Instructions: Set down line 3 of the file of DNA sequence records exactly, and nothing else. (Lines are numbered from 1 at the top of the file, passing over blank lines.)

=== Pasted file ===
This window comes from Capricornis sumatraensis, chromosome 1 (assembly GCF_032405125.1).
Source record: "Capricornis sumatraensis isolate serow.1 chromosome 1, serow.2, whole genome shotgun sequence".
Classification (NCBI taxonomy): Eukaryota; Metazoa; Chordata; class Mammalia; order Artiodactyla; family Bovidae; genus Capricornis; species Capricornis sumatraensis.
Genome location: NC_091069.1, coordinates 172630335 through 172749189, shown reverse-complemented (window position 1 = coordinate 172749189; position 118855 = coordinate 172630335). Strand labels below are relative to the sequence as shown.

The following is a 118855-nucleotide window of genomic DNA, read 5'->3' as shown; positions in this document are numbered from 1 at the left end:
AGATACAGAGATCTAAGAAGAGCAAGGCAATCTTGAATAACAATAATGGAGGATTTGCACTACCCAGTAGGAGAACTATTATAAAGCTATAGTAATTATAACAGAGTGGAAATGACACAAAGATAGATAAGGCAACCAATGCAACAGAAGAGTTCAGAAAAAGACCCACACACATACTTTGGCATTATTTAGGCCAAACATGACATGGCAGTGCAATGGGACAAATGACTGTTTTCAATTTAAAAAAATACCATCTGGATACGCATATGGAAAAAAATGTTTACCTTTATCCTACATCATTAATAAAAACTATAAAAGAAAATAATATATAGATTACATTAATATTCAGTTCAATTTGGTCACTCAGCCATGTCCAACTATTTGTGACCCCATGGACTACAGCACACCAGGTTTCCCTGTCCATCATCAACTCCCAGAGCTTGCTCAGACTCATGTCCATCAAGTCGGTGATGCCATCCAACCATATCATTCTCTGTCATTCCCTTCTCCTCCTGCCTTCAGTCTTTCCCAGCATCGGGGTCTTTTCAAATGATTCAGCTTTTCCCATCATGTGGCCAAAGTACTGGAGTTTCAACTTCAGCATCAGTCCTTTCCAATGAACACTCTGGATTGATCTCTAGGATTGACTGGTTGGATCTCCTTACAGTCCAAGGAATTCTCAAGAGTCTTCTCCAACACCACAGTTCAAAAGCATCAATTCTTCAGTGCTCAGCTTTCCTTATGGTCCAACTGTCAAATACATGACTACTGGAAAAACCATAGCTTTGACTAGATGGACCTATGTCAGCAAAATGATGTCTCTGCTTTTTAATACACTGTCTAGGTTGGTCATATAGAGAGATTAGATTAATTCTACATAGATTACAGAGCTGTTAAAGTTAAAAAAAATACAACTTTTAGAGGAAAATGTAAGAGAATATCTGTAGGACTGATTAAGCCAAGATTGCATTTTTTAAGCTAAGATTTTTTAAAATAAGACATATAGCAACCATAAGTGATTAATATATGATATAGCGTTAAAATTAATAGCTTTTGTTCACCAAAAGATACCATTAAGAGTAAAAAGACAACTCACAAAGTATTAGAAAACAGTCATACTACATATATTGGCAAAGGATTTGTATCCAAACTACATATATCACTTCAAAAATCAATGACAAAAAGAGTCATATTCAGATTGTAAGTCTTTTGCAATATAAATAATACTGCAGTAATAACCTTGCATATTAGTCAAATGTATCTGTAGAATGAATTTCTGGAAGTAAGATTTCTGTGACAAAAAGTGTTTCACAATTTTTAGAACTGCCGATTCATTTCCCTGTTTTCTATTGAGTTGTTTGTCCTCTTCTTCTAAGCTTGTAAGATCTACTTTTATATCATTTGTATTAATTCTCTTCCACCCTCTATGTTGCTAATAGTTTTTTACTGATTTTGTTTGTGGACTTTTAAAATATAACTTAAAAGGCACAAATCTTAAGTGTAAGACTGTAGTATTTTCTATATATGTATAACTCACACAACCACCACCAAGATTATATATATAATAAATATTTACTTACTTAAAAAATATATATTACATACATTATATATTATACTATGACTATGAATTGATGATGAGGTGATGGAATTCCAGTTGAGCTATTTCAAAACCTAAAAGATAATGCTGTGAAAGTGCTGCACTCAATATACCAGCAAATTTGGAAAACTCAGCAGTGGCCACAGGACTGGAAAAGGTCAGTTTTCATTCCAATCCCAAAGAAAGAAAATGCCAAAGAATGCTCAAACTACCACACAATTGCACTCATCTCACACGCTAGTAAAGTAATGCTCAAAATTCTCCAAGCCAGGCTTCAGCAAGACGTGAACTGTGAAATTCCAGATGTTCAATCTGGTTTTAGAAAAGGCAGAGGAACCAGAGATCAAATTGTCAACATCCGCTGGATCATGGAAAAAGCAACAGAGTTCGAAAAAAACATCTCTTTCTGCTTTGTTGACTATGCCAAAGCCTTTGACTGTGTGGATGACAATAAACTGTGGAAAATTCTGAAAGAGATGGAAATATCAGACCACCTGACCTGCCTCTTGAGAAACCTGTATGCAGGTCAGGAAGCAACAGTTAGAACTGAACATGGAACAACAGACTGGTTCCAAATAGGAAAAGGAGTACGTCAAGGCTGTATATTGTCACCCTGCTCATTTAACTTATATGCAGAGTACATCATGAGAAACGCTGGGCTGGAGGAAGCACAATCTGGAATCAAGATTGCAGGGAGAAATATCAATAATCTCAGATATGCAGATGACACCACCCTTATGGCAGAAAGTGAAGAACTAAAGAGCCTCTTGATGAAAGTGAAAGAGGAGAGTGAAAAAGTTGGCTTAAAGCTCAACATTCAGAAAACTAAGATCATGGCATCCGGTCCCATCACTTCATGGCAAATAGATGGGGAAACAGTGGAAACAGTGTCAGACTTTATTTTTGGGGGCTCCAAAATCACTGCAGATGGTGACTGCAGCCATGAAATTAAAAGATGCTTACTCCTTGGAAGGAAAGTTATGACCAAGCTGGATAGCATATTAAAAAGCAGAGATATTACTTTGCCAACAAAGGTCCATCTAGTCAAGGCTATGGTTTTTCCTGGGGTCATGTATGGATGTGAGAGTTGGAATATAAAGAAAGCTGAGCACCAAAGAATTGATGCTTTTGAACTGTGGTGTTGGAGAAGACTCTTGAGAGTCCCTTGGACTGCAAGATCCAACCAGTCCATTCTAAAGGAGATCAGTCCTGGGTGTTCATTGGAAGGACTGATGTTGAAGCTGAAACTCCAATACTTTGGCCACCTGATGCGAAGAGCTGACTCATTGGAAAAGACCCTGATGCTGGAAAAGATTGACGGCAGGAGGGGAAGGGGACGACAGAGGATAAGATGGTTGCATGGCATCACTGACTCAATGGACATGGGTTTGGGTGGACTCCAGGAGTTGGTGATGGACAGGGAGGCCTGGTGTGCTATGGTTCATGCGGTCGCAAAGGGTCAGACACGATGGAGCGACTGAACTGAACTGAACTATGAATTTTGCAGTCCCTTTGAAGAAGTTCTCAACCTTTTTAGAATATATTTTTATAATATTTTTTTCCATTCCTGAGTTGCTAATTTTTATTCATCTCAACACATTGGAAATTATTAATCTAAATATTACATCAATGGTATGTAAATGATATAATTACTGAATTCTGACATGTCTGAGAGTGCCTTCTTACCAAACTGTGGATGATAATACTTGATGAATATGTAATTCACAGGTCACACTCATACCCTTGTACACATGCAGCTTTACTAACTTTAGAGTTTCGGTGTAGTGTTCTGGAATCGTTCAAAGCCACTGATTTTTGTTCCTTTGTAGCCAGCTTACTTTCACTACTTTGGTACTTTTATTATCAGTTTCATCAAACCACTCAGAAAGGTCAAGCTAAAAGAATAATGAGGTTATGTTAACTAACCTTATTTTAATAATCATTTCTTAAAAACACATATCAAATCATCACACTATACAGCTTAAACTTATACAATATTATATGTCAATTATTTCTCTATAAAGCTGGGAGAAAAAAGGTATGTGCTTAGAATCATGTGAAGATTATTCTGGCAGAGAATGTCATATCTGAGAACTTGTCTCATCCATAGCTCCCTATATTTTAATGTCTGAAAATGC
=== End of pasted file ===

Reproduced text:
Classification (NCBI taxonomy): Eukaryota; Metazoa; Chordata; class Mammalia; order Artiodactyla; family Bovidae; genus Capricornis; species Capricornis sumatraensis.